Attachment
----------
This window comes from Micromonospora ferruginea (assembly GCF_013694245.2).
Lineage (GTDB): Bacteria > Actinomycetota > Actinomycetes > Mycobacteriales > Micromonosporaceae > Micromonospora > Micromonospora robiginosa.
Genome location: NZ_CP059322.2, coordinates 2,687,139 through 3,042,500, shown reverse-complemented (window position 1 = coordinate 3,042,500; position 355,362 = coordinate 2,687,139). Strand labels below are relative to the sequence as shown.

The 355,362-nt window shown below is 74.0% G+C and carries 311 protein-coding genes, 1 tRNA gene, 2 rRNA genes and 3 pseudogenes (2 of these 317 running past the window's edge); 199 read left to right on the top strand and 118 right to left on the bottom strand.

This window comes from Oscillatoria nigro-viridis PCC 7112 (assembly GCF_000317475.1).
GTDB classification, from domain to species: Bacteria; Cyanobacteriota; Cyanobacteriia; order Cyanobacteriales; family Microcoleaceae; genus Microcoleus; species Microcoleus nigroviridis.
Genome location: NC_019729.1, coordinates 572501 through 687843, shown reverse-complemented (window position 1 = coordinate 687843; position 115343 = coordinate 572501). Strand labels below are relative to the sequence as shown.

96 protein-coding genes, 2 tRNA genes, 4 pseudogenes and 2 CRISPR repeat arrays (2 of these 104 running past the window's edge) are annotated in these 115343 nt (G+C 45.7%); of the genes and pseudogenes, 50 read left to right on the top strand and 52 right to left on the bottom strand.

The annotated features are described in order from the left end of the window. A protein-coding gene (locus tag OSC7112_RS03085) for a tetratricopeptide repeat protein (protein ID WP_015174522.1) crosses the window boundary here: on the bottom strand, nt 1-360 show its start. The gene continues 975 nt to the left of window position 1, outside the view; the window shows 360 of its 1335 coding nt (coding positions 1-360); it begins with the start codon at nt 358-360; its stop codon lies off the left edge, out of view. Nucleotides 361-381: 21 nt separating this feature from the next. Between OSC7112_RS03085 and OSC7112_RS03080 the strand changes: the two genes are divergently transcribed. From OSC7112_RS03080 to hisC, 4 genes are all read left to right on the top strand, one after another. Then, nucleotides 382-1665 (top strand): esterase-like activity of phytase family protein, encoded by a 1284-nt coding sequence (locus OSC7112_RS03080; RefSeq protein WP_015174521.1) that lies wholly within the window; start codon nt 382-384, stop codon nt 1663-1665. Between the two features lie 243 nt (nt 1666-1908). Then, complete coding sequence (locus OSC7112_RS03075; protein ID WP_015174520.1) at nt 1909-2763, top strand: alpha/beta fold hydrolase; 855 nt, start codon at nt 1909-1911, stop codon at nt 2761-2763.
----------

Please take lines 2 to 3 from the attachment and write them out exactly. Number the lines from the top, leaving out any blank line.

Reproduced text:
Lineage (GTDB): Bacteria > Actinomycetota > Actinomycetes > Mycobacteriales > Micromonosporaceae > Micromonospora > Micromonospora robiginosa.
Genome location: NZ_CP059322.2, coordinates 2,687,139 through 3,042,500, shown reverse-complemented (window position 1 = coordinate 3,042,500; position 355,362 = coordinate 2,687,139). Strand labels below are relative to the sequence as shown.